I never asked her why she went to work as a telephone operator in Carlsbad, New Mexico.  It was the end of the Great Depression and she may have been between marriage #1 and marriage #2 or it could have been that she hadn’t even been married yet.  A young woman raised on the prairie out for an adventure is all that matters.  From what I could gather from her recollections (actually, only once, a recollection then) the high point was when she took a call from the actress Shelley Winters (Hollywood calling), “she was so nice,” she said.  Almost as an afterthought, she bought a few pieces of Navajo silver and turquoise jewelry, the Thunderhead pin in the photo and a silver floral bracelet and ring set with turquoise.  As a present just before I went off to college, she gave me the bracelet and the ring.

What I wanted and what I got. Tommy was everything I wanted in a boyfriend if only I could have articulated it better at the time–in fact if only I had had the words then.  He was a blond surfer dude before there were blond surfer dudes.  Tommy’s perfection (thick hairy chest and shoulder length blond curls, icy blue eyes, aquiline nose, perfect calves, and a pale white ass—the ass surreptitiously observed through the mist and steam of the dormitory’s communal showers—the chest on display whenever the mood struck him–he knew he had the power to seduce) conspired to keep my tongue knotted and the sound of my blood rushing from heart to toes drowning out anything he might be saying to me.

He was a show-off (bastard) anyway and he’d throw an arm over my shoulder at the most awkward of times, say when we were standing with only a towel around our waists in front of the dormitory bath’s mirrors shaving, brushing our teeth; he’d lean in and say something dirty about his latest conquest and I’d blush, stutter, and choke out a weak conspiratorial laugh–like I knew what he meant, thrilled that he would take me into his confidence while we were naked (nearly).   For all the same reasons I carried around with me, you will not be surprised to know that women fell all over him in the hope that he’d flash that Colgate smile at them (you could dine out on his smile alone for days — and for nights alone in your room under the covers.)

I gave him the turquoise bracelet.  What I thought it would gain me, I could only hope, imagine, and despair.  It changed not a thing, except that I could watch him wear it on his golden-haired wrist, his shirt sleeves rolled up to his elbows the better to show off his muscled forearms (a weakness of mine ever since) and know that I had given it to him and perhaps he’d catch me watching him and he’d shoot me a sly grin, like he knew my secret.   And then he’d slide down the hall with a girlfriend or group of friends off to a better party where there would be more dope and more people for him to thrill with his presence.  Yeah, he was a head turner.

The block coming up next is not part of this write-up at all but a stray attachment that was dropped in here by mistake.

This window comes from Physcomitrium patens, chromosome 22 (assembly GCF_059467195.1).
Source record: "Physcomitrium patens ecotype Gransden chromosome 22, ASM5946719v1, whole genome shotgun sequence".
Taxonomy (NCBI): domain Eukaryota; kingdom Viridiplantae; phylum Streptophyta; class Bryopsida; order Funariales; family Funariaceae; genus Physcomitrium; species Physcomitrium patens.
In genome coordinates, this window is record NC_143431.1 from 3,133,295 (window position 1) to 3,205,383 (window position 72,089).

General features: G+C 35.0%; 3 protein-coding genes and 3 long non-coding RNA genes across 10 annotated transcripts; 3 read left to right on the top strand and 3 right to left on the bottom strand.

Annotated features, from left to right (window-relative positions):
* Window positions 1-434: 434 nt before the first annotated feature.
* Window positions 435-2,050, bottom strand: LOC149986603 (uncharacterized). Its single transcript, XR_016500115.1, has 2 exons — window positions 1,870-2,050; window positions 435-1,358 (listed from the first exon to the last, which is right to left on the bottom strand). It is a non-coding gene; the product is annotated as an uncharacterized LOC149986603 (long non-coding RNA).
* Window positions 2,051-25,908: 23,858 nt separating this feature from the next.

A couple of years later, after my life changed so dramatically (the Goodman School, Chicago, coming out) I heard from a Minnesota friend that when Tommy found out I was gay, he’d said, “fucking faggot.”  She said he seemed to take some pleasure in cursing my name, which made me think that I got closer to him than I could have ever imagined at the time.  I hope he still has the turquoise bracelet and that when he looks at it, me with my goofy, embarrassed grin and lanky body wrapped in a towel pops unbidden into his mind’s eye, and in that fleeting second he wonders what might have been.


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© Robert Patrick, and Cultivar, 2008-2013. Unauthorized use and/or duplication of this material without express and written permission from this blog’s author and/or owner is strictly prohibited. Excerpts, photographs and links may be used, provided that full and clear credit is given to Robert Patrick and Cultivar with appropriate and specific direction to the original content.

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